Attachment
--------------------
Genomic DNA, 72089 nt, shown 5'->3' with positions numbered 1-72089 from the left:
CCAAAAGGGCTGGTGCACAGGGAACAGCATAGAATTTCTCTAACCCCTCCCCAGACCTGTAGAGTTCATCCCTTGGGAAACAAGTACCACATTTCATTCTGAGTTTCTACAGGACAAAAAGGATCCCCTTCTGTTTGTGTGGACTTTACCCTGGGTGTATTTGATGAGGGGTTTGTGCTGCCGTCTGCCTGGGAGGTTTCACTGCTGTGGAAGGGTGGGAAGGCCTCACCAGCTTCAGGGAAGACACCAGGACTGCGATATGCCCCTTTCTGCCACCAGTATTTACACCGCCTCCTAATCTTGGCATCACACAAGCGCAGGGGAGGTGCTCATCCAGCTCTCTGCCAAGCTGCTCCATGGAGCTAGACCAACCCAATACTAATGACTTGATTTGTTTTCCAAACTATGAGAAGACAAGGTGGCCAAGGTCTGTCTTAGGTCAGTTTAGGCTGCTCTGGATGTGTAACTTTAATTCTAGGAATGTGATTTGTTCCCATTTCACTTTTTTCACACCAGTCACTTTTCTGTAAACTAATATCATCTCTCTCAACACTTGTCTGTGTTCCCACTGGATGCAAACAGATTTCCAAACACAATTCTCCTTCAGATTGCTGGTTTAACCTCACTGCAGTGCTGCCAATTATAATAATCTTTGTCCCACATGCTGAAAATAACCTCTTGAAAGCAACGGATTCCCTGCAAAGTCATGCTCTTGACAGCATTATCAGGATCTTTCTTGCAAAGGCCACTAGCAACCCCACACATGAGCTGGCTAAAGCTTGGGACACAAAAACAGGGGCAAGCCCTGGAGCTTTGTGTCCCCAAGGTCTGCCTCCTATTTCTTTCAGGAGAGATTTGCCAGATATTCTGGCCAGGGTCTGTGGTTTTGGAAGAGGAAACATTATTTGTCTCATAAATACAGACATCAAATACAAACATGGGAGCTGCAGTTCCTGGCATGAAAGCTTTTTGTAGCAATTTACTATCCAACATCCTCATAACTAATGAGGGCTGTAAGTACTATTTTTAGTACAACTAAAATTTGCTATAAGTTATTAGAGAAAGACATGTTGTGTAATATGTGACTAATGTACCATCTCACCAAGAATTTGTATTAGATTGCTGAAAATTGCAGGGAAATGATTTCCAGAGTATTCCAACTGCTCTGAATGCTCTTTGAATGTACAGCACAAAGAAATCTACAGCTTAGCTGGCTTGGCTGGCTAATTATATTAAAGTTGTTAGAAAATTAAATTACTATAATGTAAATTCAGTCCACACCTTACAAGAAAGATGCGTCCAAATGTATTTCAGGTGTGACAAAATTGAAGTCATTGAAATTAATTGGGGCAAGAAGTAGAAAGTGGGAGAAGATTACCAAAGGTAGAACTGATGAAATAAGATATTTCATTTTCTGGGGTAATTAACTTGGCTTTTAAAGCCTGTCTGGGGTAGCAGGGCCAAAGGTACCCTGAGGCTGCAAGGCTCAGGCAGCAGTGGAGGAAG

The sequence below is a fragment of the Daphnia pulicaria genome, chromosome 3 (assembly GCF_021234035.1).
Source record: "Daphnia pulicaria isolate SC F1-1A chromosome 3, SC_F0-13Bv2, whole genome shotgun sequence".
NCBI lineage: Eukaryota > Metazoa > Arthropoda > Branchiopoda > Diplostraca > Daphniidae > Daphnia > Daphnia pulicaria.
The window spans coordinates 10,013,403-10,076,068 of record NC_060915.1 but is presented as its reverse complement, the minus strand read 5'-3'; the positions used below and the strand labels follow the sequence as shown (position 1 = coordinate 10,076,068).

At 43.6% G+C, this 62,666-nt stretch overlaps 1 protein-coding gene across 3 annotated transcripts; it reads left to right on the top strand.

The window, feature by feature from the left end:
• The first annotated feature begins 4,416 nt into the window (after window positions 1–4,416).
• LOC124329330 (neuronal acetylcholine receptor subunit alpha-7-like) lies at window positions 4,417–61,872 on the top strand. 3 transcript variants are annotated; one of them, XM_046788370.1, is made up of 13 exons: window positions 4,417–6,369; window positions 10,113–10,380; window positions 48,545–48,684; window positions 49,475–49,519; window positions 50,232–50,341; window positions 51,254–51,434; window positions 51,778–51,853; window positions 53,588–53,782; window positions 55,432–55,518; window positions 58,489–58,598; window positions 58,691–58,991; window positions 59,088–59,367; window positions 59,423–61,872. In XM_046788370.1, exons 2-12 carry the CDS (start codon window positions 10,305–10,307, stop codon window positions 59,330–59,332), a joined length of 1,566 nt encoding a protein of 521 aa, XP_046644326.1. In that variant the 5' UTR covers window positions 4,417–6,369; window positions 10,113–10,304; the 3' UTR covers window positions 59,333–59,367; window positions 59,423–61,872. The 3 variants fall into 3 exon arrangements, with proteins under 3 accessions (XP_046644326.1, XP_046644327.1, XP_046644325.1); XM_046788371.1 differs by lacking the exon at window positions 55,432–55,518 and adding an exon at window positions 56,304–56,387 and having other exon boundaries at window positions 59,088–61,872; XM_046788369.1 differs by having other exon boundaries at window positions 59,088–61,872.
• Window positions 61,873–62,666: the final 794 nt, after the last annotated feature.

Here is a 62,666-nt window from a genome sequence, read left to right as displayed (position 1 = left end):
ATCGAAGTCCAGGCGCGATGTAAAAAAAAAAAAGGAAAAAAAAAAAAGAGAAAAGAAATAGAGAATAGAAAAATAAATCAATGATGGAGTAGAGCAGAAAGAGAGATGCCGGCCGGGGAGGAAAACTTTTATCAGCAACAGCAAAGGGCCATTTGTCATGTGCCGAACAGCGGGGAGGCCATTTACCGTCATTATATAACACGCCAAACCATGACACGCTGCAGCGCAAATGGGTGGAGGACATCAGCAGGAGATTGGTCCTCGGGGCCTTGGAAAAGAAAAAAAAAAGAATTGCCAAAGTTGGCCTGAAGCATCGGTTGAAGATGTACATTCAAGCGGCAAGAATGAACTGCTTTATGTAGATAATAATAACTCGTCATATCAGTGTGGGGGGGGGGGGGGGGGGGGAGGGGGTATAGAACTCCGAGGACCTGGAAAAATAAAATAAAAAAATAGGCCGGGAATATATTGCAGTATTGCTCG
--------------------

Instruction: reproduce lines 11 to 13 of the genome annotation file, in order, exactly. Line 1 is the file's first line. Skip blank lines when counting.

• Window positions 61,873–62,666: the final 794 nt, after the last annotated feature.

Here is a 62,666-nt window from a genome sequence, read left to right as displayed (position 1 = left end):
ATCGAAGTCCAGGCGCGATGTAAAAAAAAAAAAGGAAAAAAAAAAAAGAGAAAAGAAATAGAGAATAGAAAAATAAATCAATGATGGAGTAGAGCAGAAAGAGAGATGCCGGCCGGGGAGGAAAACTTTTATCAGCAACAGCAAAGGGCCATTTGTCATGTGCCGAACAGCGGGGAGGCCATTTACCGTCATTATATAACACGCCAAACCATGACACGCTGCAGCGCAAATGGGTGGAGGACATCAGCAGGAGATTGGTCCTCGGGGCCTTGGAAAAGAAAAAAAAAAGAATTGCCAAAGTTGGCCTGAAGCATCGGTTGAAGATGTACATTCAAGCGGCAAGAATGAACTGCTTTATGTAGATAATAATAACTCGTCATATCAGTGTGGGGGGGGGGGGGGGGGGGGAGGGGGTATAGAACTCCGAGGACCTGGAAAAATAAAATAAAAAAATAGGCCGGGAATATATTGCAGTATTGCTCG